March 20, 2003 -- Whether one favors the war against Iraq or not, one's attitude towards the United Nations' role is a revealing Rorschach test; those with a fetish for securing a U.N. consensus for American actions expose serious ethical confusion and pernicious political premises.

We're told that the U.N. is a community of nations. But what is the principle on which this community is based? The United States itself, our community, was established on the principle that each individual is endowed "with certain unalienable Rights, that among these are Life, Liberty, and the Pursuit of Happiness—That to secure these Rights, Governments are instituted among Men." It's this understanding that unites Americans—and that should unite any civilized people—that individuals should be free to live their lives as they see fit, with government protecting their liberty. The Constitution and the Bill of Rights were meant to allow government to protect our freedoms but also to protect us from government abuses. It is with reference to our founding principles that we should judge whether a particular policy is wise or not.

The U.N. was established by the World War II allies as a forum to prevent future wars through diplomacy and possibly as a force to counter aggression. These goals certainly could be in America's national interest. But it became clear early on that many U.N. members did not share America's vision of a community of nations that respected the rights of their own citizens and that preferred free trade and prosperity to war and destruction. The Soviet Union was the greatest danger to the United States, world peace, and liberty everywhere. Furthermore, the governments of most countries represented at the U.N. were dictatorships of one sort or another that did not respect the individual liberties of their own citizens.
Illustrative of the nature of the U.N. was the furor raised in 1975 by then-American ambassador to the U.N. Patrick Moynihan, who referred to Ugandan dictator Idi Amin—who had called for "the extinction of Israel as a state"—as a "racist murderer." U.N. diplomats were horrified that the American ambassador would be so undiplomatic as to say such a thing about Amin but were not particularly horrified that Amin was a racist murderer. After Amin's fall—he received political asylum in Saudi Arabia—his blood-soaked execution chambers, murder of as many as half a million of his own people, and the revelation that he was a cannibal who literally feasted on the remains of his enemies simply rounded out the picture of a regime of horror that had been on clear display before the world for years. No wonder Moynihan entitled his book about his years at the U.N. A Dangerous Place.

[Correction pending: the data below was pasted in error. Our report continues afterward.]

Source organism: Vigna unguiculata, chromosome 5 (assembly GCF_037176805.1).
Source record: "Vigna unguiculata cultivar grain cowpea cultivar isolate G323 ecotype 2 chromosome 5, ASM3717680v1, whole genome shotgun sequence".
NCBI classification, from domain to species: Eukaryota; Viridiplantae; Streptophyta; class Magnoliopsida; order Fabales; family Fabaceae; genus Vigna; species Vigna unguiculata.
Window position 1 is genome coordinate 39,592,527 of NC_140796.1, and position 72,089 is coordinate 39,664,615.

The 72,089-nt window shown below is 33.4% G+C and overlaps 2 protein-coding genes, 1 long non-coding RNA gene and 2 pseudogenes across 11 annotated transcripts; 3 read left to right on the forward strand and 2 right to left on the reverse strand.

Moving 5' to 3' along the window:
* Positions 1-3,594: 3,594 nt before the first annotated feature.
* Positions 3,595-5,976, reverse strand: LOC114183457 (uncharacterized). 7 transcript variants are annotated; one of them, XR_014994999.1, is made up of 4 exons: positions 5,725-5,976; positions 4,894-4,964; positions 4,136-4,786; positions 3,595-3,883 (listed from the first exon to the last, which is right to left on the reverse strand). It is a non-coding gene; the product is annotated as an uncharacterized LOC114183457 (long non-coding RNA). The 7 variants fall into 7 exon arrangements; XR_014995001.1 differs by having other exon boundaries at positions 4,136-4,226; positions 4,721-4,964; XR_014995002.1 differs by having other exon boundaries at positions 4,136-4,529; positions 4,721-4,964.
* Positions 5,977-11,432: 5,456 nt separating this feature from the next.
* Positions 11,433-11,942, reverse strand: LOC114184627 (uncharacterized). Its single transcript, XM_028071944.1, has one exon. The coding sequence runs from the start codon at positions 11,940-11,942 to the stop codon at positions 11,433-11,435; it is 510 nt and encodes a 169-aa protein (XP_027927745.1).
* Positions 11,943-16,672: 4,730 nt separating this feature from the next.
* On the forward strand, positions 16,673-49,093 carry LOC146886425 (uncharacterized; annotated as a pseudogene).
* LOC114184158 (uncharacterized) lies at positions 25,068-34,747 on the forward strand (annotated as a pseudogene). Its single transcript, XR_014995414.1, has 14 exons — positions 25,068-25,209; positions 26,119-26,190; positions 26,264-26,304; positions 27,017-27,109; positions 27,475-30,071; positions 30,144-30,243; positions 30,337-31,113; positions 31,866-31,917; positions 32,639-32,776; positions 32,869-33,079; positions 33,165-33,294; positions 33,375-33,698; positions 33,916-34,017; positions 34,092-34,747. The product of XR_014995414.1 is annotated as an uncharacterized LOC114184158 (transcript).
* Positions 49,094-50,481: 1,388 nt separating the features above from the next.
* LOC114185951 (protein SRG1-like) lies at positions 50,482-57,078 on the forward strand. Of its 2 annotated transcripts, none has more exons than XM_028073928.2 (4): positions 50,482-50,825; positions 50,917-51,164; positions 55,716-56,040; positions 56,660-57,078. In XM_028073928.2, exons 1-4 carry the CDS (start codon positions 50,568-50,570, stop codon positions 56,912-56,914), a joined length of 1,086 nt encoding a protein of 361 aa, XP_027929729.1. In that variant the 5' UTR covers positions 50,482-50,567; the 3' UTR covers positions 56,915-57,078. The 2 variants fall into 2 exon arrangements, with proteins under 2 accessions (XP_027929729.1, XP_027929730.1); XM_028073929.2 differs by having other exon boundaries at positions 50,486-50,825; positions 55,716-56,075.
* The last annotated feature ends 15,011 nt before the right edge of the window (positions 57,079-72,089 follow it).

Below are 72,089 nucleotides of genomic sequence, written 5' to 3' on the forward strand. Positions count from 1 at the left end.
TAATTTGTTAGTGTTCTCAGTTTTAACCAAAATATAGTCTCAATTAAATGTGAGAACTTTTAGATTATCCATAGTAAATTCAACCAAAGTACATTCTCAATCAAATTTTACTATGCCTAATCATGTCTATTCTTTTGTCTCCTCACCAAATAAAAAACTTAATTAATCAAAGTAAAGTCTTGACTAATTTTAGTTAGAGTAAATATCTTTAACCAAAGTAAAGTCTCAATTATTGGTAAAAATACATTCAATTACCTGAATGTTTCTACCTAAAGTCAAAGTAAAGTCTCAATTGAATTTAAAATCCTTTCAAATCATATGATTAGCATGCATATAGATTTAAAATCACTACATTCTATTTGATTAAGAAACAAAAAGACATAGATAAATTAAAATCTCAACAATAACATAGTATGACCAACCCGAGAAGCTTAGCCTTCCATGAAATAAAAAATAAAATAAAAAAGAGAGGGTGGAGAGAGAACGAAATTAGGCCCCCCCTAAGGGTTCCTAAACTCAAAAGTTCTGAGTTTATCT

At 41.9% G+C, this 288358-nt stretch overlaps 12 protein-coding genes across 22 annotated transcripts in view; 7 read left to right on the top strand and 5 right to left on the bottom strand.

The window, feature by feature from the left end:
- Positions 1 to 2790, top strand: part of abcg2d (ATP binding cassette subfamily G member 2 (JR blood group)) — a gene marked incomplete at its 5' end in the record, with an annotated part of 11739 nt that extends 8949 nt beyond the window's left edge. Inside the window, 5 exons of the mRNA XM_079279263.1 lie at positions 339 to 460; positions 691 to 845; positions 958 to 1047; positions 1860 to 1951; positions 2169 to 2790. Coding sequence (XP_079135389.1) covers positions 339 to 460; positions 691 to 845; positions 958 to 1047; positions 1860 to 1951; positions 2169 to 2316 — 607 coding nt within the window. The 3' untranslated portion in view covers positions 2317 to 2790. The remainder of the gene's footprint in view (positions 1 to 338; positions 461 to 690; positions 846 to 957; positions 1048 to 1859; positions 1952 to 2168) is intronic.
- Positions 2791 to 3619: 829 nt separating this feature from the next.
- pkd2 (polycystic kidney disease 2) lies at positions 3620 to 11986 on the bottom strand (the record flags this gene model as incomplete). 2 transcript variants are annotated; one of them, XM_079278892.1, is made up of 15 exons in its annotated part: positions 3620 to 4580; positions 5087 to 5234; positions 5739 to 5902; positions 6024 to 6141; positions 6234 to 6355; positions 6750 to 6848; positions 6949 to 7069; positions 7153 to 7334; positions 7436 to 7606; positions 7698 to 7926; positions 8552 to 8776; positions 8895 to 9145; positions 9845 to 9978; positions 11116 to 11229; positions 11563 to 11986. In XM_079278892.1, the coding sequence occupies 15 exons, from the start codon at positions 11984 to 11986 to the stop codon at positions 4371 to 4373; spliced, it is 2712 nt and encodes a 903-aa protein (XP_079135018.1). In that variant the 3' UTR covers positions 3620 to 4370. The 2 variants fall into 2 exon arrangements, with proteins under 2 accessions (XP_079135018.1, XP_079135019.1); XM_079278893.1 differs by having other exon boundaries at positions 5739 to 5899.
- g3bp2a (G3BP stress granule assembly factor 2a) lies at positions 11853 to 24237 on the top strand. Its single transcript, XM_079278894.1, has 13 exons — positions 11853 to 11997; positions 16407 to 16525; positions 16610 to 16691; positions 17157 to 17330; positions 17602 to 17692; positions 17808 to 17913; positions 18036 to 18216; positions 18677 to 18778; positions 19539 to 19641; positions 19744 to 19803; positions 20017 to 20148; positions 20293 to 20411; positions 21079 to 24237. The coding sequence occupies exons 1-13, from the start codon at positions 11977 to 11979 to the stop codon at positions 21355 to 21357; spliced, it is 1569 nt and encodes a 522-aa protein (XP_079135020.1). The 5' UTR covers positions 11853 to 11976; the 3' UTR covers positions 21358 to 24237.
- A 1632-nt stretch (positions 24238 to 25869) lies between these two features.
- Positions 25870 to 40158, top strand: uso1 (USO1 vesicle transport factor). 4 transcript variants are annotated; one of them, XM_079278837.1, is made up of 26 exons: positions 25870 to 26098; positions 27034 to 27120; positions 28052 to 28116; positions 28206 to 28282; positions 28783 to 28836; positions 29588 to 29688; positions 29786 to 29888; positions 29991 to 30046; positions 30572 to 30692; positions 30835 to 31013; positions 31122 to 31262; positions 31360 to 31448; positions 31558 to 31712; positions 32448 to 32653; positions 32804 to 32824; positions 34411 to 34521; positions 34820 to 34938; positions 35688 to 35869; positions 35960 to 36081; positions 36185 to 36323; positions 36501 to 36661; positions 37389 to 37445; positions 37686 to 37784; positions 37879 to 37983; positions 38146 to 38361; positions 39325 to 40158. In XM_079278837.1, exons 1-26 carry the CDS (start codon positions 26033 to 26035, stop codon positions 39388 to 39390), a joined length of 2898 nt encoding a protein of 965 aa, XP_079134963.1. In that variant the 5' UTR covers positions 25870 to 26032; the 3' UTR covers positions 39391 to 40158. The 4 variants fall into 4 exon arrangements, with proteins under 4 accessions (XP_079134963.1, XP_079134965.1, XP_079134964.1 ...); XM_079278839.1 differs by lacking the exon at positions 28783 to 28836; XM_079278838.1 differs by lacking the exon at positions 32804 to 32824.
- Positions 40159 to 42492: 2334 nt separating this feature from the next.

The moral bankruptcy of the U.N. is still on display today in so many ways. The Libyan government of dictator Muammar Qaddafi—which has been a major sponsor of terrorism and was responsible for blowing up PanAm Flight 103—now sits on that body's Human Rights Commission.
In seeking U.N. backing for its efforts against Saddam Hussein's regime, the Bush administration risked conferring on a generally sleazy organization a dignity and seriousness that it did not deserve. But at least the administration's efforts revealed for a new generation the impotence of the U.N. and the moral bankruptcy of many of the administration's critics.
 
Such detractors asserted that U.N. approval was necessary to confer moral legitimacy on the war against Hussein. In other words, rather than judging the war by asking whether it would protect the lives and liberties of Americans or even citizens of other free countries, they assumed that the goal should be to secure a consensus of representatives of governments run on principles that are often antithetical to freedom. In philosophy, this attitude is called "social metaphysics," that is, placing opinions over facts. But the morality of actions, institutions, or other human endeavors should be judged by the objective need of human beings for freedom, based on our nature as rational creatures with free will, not on the confused and contradictory feelings of others. And while a morally confused individual might benefit from consulting the opinions of wise and thoughtful sages, U.N. delegates hardly fit into that category.
A majority vote does not make morality. There was a legitimate line of argument against the war—that Hussein was a despot but if left alone would not attack America—as well as the argument that this war is necessary to head off future terrorist attacks. Yet those individuals, whether Americans or citizens of other countries, who believed that a U.N. sanction was necessary to make this a moral war display just the kind of moral nihilism that makes the U.N., in Moynihan's words, a dangerous place. And if America expects to make the post-war world one that will be more secure for Americans and all freedom-loving individuals, it must act from the principles of liberty rather than a consensus of the confused and cowardly.

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Edward Hudgins

About The Author:

Edward Hudgins is research director at the Heartland Institute and former director of advocacy and senior scholar at The Atlas Society.

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